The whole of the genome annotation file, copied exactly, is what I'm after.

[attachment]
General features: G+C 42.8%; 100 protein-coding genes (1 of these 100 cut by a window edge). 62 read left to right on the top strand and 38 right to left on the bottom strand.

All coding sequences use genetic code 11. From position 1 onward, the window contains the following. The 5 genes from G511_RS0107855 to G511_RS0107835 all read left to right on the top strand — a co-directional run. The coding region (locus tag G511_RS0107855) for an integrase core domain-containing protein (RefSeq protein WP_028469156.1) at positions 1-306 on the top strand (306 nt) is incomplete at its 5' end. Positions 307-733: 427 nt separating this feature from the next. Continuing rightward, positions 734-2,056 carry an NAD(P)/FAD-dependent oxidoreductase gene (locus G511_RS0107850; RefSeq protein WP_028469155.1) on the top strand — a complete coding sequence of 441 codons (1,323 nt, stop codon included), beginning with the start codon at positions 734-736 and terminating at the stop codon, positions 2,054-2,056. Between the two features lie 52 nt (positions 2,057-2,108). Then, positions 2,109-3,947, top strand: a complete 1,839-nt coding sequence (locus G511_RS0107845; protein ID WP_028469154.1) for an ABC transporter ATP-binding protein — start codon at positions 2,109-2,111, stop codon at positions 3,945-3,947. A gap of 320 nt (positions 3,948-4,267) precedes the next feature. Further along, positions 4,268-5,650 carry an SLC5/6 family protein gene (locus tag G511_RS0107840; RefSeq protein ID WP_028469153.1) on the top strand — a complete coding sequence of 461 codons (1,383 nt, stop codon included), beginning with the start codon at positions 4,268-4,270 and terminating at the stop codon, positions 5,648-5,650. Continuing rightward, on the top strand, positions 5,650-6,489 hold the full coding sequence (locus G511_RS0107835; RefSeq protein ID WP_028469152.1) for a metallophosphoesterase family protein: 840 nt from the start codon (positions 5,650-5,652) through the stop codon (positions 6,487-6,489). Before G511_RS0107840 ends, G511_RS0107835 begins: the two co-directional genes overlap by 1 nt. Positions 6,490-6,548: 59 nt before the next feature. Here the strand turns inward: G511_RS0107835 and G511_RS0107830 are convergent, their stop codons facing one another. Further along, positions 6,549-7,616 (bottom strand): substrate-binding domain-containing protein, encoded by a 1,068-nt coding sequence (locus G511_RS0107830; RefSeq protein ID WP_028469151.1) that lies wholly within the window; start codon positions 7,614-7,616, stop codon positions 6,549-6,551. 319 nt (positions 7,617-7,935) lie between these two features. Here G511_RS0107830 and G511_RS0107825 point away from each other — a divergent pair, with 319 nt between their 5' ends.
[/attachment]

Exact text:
General features: G+C 42.8%; 100 protein-coding genes (1 of these 100 cut by a window edge). 62 read left to right on the top strand and 38 right to left on the bottom strand.

All coding sequences use genetic code 11. From position 1 onward, the window contains the following. The 5 genes from G511_RS0107855 to G511_RS0107835 all read left to right on the top strand — a co-directional run. The coding region (locus tag G511_RS0107855) for an integrase core domain-containing protein (RefSeq protein WP_028469156.1) at positions 1-306 on the top strand (306 nt) is incomplete at its 5' end. Positions 307-733: 427 nt separating this feature from the next. Continuing rightward, positions 734-2,056 carry an NAD(P)/FAD-dependent oxidoreductase gene (locus G511_RS0107850; RefSeq protein WP_028469155.1) on the top strand — a complete coding sequence of 441 codons (1,323 nt, stop codon included), beginning with the start codon at positions 734-736 and terminating at the stop codon, positions 2,054-2,056. Between the two features lie 52 nt (positions 2,057-2,108). Then, positions 2,109-3,947, top strand: a complete 1,839-nt coding sequence (locus G511_RS0107845; protein ID WP_028469154.1) for an ABC transporter ATP-binding protein — start codon at positions 2,109-2,111, stop codon at positions 3,945-3,947. A gap of 320 nt (positions 3,948-4,267) precedes the next feature. Further along, positions 4,268-5,650 carry an SLC5/6 family protein gene (locus tag G511_RS0107840; RefSeq protein ID WP_028469153.1) on the top strand — a complete coding sequence of 461 codons (1,383 nt, stop codon included), beginning with the start codon at positions 4,268-4,270 and terminating at the stop codon, positions 5,648-5,650. Continuing rightward, on the top strand, positions 5,650-6,489 hold the full coding sequence (locus G511_RS0107835; RefSeq protein ID WP_028469152.1) for a metallophosphoesterase family protein: 840 nt from the start codon (positions 5,650-5,652) through the stop codon (positions 6,487-6,489). Before G511_RS0107840 ends, G511_RS0107835 begins: the two co-directional genes overlap by 1 nt. Positions 6,490-6,548: 59 nt before the next feature. Here the strand turns inward: G511_RS0107835 and G511_RS0107830 are convergent, their stop codons facing one another. Further along, positions 6,549-7,616 (bottom strand): substrate-binding domain-containing protein, encoded by a 1,068-nt coding sequence (locus G511_RS0107830; RefSeq protein ID WP_028469151.1) that lies wholly within the window; start codon positions 7,614-7,616, stop codon positions 6,549-6,551. 319 nt (positions 7,617-7,935) lie between these two features. Here G511_RS0107830 and G511_RS0107825 point away from each other — a divergent pair, with 319 nt between their 5' ends.